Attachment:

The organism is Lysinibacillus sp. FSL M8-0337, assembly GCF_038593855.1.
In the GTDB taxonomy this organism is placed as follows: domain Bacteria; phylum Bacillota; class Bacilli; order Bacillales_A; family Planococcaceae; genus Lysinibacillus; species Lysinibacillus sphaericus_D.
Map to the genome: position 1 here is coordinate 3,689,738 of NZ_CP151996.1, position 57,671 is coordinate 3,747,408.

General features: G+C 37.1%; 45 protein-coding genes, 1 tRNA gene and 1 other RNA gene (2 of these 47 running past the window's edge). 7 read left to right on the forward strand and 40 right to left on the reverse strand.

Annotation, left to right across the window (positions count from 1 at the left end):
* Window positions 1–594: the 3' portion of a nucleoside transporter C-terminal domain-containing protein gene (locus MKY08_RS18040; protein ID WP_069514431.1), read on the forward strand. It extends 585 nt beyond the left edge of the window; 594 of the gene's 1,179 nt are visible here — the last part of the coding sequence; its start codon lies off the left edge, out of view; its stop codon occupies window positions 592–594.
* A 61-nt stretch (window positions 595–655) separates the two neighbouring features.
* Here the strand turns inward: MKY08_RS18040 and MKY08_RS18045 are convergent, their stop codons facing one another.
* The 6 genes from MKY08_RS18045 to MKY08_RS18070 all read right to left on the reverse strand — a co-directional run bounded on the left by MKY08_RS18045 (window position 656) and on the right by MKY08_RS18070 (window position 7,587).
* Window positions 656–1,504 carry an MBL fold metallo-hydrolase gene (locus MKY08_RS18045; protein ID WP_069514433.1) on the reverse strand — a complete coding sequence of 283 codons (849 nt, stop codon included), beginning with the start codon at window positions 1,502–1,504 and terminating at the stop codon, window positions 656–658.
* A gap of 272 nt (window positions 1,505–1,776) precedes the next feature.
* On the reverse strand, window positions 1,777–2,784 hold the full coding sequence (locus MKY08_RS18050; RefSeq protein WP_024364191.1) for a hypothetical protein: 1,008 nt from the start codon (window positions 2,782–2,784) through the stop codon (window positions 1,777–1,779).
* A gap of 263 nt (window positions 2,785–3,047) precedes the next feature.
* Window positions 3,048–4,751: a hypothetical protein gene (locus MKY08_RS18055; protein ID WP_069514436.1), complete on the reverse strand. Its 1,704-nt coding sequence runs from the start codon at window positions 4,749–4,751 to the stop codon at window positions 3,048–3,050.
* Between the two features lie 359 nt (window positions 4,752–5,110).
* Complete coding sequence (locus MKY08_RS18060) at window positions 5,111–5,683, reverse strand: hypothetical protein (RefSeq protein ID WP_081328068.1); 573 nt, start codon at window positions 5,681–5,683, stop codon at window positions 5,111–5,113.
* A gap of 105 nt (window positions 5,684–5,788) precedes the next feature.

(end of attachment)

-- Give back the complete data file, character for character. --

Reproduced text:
The organism is Lysinibacillus sp. FSL M8-0337, assembly GCF_038593855.1.
In the GTDB taxonomy this organism is placed as follows: domain Bacteria; phylum Bacillota; class Bacilli; order Bacillales_A; family Planococcaceae; genus Lysinibacillus; species Lysinibacillus sphaericus_D.
Map to the genome: position 1 here is coordinate 3,689,738 of NZ_CP151996.1, position 57,671 is coordinate 3,747,408.

General features: G+C 37.1%; 45 protein-coding genes, 1 tRNA gene and 1 other RNA gene (2 of these 47 running past the window's edge). 7 read left to right on the forward strand and 40 right to left on the reverse strand.

Annotation, left to right across the window (positions count from 1 at the left end):
* Window positions 1–594: the 3' portion of a nucleoside transporter C-terminal domain-containing protein gene (locus MKY08_RS18040; protein ID WP_069514431.1), read on the forward strand. It extends 585 nt beyond the left edge of the window; 594 of the gene's 1,179 nt are visible here — the last part of the coding sequence; its start codon lies off the left edge, out of view; its stop codon occupies window positions 592–594.
* A 61-nt stretch (window positions 595–655) separates the two neighbouring features.
* Here the strand turns inward: MKY08_RS18040 and MKY08_RS18045 are convergent, their stop codons facing one another.
* The 6 genes from MKY08_RS18045 to MKY08_RS18070 all read right to left on the reverse strand — a co-directional run bounded on the left by MKY08_RS18045 (window position 656) and on the right by MKY08_RS18070 (window position 7,587).
* Window positions 656–1,504 carry an MBL fold metallo-hydrolase gene (locus MKY08_RS18045; protein ID WP_069514433.1) on the reverse strand — a complete coding sequence of 283 codons (849 nt, stop codon included), beginning with the start codon at window positions 1,502–1,504 and terminating at the stop codon, window positions 656–658.
* A gap of 272 nt (window positions 1,505–1,776) precedes the next feature.
* On the reverse strand, window positions 1,777–2,784 hold the full coding sequence (locus MKY08_RS18050; RefSeq protein WP_024364191.1) for a hypothetical protein: 1,008 nt from the start codon (window positions 2,782–2,784) through the stop codon (window positions 1,777–1,779).
* A gap of 263 nt (window positions 2,785–3,047) precedes the next feature.
* Window positions 3,048–4,751: a hypothetical protein gene (locus MKY08_RS18055; protein ID WP_069514436.1), complete on the reverse strand. Its 1,704-nt coding sequence runs from the start codon at window positions 4,749–4,751 to the stop codon at window positions 3,048–3,050.
* Between the two features lie 359 nt (window positions 4,752–5,110).
* Complete coding sequence (locus MKY08_RS18060) at window positions 5,111–5,683, reverse strand: hypothetical protein (RefSeq protein ID WP_081328068.1); 573 nt, start codon at window positions 5,681–5,683, stop codon at window positions 5,111–5,113.
* A gap of 105 nt (window positions 5,684–5,788) precedes the next feature.